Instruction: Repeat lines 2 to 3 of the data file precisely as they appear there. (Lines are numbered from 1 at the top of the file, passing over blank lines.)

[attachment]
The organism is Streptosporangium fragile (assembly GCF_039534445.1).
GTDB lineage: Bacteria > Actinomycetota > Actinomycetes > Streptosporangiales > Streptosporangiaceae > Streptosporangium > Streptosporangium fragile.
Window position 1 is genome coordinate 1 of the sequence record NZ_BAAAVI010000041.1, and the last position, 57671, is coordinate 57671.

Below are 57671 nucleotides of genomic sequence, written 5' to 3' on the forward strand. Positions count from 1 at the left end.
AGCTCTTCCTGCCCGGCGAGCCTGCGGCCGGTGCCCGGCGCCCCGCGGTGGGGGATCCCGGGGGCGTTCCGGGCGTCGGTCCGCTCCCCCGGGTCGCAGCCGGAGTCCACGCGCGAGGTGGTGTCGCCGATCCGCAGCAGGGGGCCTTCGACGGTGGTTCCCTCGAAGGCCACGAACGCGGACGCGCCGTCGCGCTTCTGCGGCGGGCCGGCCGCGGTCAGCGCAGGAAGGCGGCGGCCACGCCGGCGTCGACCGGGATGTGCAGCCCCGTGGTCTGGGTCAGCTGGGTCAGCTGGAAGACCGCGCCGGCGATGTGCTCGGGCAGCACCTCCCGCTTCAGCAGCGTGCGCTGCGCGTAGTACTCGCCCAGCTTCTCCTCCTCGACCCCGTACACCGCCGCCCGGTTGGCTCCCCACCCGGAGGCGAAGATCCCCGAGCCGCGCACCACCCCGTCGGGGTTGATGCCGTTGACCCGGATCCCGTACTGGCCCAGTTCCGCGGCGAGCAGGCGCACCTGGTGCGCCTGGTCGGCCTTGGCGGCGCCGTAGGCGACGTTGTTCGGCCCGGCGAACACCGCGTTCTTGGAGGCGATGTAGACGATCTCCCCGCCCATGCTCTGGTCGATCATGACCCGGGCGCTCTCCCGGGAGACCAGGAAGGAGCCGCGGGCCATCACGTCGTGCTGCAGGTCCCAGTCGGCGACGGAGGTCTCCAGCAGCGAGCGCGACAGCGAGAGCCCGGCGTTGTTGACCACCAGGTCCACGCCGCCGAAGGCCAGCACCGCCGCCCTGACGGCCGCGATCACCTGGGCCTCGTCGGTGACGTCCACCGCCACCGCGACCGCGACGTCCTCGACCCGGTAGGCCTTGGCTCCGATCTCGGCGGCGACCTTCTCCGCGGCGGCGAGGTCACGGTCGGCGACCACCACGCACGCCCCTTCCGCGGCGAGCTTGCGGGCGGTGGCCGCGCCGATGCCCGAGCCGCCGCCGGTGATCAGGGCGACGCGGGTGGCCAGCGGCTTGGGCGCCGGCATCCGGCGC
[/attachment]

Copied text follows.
GTDB lineage: Bacteria > Actinomycetota > Actinomycetes > Streptosporangiales > Streptosporangiaceae > Streptosporangium > Streptosporangium fragile.
Window position 1 is genome coordinate 1 of the sequence record NZ_BAAAVI010000041.1, and the last position, 57671, is coordinate 57671.